Rev Med Virol. 2020 Oct 6:e2180. doi: 10.1002/rmv.2180. Online ahead of print.
BACKGROUND: Coagulopathy and thromboembolic events are common in Covid-19 patients and are poor prognostic factors. Controversy exists regarding the potential of anticoagulation (AC) to reduce mortality and incidence of thromboembolic events in Covid-19 patients. The current systematic review and meta-analysis investigated the association between anticoagulants and mortality in adult hospitalized COVID-19 patients using the available published non-randomized studies.
METHODS: Google Scholar, PubMed, Scopus, the Cochrane Library and Clinical Trials.gov were searched for relevant studies. A meta-analysis of adjusted and unadjusted estimates was performed. The relative risk was used as a measure of effect. The random-effects model was used to pool estimates using the generic inverse variance method.
RESULTS: Sixteen studies were included in the quantitative data synthesis. Results showed a statistically significant association between AC and mortality (RR = 0.56, 95% CI 0.36; 0.92, p = 0.02). Both therapeutic (Relative risk [RR] = 0.4, 95% CI 0.27; 0.57) and prophylactic AC (RR = 0.54, 95% CI 0.41; 0.71) were associated with lower risk of mortality. Pre-admission AC was not associated with mortality (RR = 0.84, 95% CI 0.49; 1.43, p > 0.05) while prophylactic AC was associated with higher risk of mortality compared to therapeutic AC (RR = 1.58, 95% CI 1.34; 1.87, p < 0.001).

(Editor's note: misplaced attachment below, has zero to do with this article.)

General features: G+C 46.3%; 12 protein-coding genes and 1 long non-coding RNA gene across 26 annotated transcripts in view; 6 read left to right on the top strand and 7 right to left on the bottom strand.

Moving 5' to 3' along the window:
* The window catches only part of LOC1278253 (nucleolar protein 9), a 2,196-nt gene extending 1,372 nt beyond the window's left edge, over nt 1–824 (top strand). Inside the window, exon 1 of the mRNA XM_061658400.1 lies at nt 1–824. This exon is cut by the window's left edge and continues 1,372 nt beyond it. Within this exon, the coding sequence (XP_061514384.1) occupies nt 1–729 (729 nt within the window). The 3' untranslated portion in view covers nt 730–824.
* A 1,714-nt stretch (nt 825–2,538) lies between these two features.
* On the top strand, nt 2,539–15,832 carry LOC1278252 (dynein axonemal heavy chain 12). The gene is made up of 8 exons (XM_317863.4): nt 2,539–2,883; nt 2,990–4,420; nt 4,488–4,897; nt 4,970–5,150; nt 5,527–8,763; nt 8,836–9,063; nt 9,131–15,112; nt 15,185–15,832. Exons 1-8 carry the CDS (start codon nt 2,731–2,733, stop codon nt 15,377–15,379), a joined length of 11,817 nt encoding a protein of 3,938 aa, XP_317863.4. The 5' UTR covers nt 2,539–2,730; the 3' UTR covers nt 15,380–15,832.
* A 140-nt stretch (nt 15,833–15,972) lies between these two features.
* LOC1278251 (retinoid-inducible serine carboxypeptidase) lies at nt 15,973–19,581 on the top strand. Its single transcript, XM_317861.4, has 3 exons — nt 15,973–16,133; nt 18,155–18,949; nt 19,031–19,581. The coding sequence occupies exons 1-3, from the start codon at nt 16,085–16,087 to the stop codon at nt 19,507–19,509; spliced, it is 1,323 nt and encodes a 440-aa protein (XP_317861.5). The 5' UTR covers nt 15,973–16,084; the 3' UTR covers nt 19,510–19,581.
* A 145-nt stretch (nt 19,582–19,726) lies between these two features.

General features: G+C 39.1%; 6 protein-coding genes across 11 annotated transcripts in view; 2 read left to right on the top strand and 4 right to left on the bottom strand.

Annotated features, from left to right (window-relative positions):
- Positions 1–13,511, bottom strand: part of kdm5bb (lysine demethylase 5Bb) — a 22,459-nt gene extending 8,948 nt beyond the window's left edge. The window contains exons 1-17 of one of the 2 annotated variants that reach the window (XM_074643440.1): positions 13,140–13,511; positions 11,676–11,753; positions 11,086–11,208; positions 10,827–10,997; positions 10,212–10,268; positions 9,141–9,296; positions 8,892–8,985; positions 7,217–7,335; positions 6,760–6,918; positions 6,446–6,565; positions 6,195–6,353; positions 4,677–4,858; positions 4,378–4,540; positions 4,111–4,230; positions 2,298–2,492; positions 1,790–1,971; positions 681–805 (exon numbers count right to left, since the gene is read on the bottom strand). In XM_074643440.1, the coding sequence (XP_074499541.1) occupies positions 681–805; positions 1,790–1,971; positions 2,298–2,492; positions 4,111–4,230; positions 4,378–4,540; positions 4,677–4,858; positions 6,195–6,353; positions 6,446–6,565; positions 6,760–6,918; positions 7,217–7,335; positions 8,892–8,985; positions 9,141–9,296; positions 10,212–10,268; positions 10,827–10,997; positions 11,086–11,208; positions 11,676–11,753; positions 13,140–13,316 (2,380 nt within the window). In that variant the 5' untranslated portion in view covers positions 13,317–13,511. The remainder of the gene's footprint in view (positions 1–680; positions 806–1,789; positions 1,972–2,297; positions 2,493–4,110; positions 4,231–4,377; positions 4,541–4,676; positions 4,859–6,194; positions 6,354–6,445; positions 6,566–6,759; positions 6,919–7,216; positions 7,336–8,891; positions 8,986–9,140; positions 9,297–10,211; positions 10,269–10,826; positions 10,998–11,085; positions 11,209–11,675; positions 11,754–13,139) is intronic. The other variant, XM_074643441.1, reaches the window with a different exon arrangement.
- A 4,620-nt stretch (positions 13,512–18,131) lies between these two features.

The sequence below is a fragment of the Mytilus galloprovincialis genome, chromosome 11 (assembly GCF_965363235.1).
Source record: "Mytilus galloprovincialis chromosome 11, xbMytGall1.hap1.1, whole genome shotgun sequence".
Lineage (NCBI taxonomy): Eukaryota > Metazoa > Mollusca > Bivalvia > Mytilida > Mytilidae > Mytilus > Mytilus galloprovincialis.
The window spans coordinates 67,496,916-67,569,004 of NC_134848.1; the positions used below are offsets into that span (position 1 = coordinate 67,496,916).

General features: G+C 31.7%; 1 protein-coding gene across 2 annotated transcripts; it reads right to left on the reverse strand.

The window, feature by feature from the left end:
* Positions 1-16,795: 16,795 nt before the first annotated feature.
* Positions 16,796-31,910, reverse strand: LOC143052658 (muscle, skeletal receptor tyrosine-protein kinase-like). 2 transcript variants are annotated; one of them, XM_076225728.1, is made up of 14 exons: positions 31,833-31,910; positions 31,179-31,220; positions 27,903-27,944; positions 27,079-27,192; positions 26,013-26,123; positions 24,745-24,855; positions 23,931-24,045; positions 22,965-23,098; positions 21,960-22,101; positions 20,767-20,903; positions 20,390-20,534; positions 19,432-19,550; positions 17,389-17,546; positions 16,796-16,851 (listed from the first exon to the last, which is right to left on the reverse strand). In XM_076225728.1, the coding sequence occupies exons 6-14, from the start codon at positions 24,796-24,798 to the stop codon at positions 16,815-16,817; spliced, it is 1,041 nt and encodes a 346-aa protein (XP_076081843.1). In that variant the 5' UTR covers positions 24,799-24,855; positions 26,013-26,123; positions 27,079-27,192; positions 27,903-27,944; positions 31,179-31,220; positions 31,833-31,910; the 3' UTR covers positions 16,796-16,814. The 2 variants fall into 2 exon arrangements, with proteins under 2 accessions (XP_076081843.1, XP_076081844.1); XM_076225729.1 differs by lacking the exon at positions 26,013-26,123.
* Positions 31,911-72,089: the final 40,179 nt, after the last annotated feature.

CONCLUSION: Findings support the association of AC with mortality in Covid-19 patients. The results, synthesized from mostly low-quality studies, show that prophylactic and therapeutic AC might reduce mortality in Covid-19 patients. Findings suggest that therapeutic doses might be associated with better survival compared to prophylactic doses.